Paul Potter’s Anti-War Speech

On April 17, 1965, 25,000 people participated in a MARCH ON WASHINGTON TO END THE WAR IN VIETNAM organized by Students for a Democratic Society. After several hours of picketing the White House, the President of SDS, Paul Potter, spoke to the demonstrators in front of the Washington Monument. This speech is as relevant today as it was in 1965.

PAUL POTTER’S SPEECH

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Vietnam, we may say, is a laboratory ran by a new breed of gamesmen who approach war as a kind of rational exercise in international power politics. It is the testing ground and staging area for a new American response to the social revolution that is sweeping through the impoverished downtrodden areas of the world. It is the beginning of the American counter‑revolution, and so far no one‑none of us, not the N.Y. Times, nor 17 Neutral Nations, nor dozens of worried allies, nor the United States Congress have been able to interfere with the freedom of the President and the Pentagon to carry out that experiment.

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This is a critical point and there are several things that must be said here, not by way of celebration, but because I think they are the truth. First, if this country were serious about giving the people of Vietnam some alternative to a Communist social revolution, that opportunity was sacrificed in 1954 when we helped to install Diem and his repression of non‑Communist movements. There is no indication that we were serious about that goal‑that we were ever willing to contemplate the risks of allowing the Vietnamese to choose their own destinies. Second, those people who insist now that Vietnam can be neutralized are for the most part looking for a sugar coating to cover the bitter bill. We must accept the consequences that calling for an end of the war in Vietnam is in fact allowing for the likelihood that a Vietnam without war will be a self-styled Communist Vietnam. Third, this country must come to understand that creation of a Communist country in the world today is not an ultimate defeat. If people are given the opportunity to choose their own lives it is likely that some Of them will choose what we have called “Communist systems.” We are not powerless in that situation. Recent years have finally and indisputably broken the myth that the Communist world is monolithic and have conclusively shown that American power can be significant in aiding countries dominated by greater powers to become more independent and self‑determined. And yet the war that we are creating and escalating in Southeast Asia is rapidly eroding the base of independence of North Vietnam as it is forced to turn to China and the Soviet Union, involving them in the war and involving itself in the compromises that that implies. Fourth, I must say to you that I would rather see Vietnam Communist than see it under continuous subjugation of the ruin that American domination has brought.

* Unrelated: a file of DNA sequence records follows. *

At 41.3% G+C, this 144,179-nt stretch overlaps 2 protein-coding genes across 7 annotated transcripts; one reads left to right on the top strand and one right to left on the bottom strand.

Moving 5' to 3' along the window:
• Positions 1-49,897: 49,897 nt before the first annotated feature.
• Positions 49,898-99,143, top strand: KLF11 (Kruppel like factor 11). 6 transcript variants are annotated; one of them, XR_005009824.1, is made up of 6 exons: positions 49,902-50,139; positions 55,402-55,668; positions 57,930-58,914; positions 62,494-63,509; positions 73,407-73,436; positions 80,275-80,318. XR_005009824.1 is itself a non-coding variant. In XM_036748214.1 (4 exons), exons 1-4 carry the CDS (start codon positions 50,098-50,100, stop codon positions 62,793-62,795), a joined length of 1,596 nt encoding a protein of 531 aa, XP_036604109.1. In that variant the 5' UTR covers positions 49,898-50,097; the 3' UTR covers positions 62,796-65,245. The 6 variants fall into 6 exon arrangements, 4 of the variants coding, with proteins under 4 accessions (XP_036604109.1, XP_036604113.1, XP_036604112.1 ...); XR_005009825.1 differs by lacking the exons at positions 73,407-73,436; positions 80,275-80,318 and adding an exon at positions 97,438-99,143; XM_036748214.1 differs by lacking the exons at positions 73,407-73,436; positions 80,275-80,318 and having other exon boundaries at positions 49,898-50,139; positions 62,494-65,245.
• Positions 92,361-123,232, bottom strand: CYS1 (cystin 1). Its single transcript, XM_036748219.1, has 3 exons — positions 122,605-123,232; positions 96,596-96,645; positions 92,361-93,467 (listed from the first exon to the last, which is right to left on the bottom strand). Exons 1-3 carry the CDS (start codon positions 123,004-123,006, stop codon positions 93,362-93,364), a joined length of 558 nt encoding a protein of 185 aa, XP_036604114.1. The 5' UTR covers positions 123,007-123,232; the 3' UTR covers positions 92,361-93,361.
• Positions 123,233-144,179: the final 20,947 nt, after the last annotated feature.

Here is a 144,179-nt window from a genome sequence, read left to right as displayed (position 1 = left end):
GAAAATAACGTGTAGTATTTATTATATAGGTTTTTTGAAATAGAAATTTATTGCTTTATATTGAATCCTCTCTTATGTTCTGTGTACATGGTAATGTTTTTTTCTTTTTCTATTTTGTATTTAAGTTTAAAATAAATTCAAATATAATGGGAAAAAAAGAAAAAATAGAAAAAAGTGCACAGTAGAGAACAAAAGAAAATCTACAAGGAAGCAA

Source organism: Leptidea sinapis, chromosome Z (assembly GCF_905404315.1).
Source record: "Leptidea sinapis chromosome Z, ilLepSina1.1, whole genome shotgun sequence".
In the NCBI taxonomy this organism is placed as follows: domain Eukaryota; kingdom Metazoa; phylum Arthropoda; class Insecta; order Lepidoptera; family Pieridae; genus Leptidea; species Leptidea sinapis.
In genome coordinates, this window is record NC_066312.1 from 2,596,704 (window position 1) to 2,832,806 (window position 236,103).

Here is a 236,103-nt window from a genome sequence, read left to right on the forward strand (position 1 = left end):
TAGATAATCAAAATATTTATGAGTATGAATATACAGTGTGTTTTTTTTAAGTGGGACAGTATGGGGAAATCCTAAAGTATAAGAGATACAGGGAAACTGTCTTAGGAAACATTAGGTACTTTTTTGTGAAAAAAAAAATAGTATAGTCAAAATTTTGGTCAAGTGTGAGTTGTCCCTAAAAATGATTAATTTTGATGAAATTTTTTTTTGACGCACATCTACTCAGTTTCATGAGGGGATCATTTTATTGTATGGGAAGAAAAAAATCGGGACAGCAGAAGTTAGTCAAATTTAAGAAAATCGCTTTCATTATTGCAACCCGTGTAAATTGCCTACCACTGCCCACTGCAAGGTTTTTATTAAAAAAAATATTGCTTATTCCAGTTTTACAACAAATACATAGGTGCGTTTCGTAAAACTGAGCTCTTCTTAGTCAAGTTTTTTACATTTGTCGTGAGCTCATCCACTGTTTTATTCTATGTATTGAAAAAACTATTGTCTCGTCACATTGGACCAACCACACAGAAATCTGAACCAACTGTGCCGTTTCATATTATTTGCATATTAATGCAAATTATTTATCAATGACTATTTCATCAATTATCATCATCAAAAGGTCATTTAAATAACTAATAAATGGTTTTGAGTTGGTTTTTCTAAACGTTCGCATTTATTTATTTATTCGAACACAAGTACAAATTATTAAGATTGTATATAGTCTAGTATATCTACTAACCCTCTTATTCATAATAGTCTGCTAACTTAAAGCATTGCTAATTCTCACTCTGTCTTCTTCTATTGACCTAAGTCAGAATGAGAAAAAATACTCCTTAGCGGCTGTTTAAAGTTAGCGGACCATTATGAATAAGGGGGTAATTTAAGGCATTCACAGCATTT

But the war goes on; the freedom to conduct that war depends on the dehumanization not only of Vietnamese people but of Americans as well; it depends on the construction of a system of premises and thinking that insulates the President and his advisors thoroughly and completely from the human consequences of the decisions they make. I do not believe that the President or Mr. Rusk or Mr. McNamara or even McGeorge Bundy are particularly evil men. If asked to throw napalm on the back of a ten‑year‑old child they would shrink in horror‑but their decisions have led to mutilation and death of thousands and thousands of people.

What kind of system is it that allows good men to make those kinds of decisions? What kind of system is it that justifies the United States or any country seizing the destinies of the Vietnamese people and using them callously for its own purpose? What kind of system is it that disenfranchises people in the South, leaves millions upon millions of people throughout the country impoverished and excluded from the mainstream and promise of American society, that creates faceless and terrible bureaucracies and makes those the place where people spend their lives and do their work, that consistently puts material values before human values‑and still persists in calling itself free and still persists in finding itself fit to police the world? What place is there for ordinary men in that system and how are they to control it, make it bend itself to their wills rather than bending them to its?

We must name that system. We must name it, describe it, analyze it, understand it and change it. For it is only when that system is changed and brought under control that there can be any hope for stopping the forces that create a war in Vietnam today or a murder in the South tomorrow or all the incalculable, innumerable more subtle atrocities that are worked on people all over—all the time.

How do you stop a war then? If the war has its roots deep in the institutions of American society, how do you stop it? Do you march to Washington? Is that enough? Who will hear us? How can you make the decision makers hear us, insulated as they are, if they cannot hear the screams of a little girl burnt by napalm?.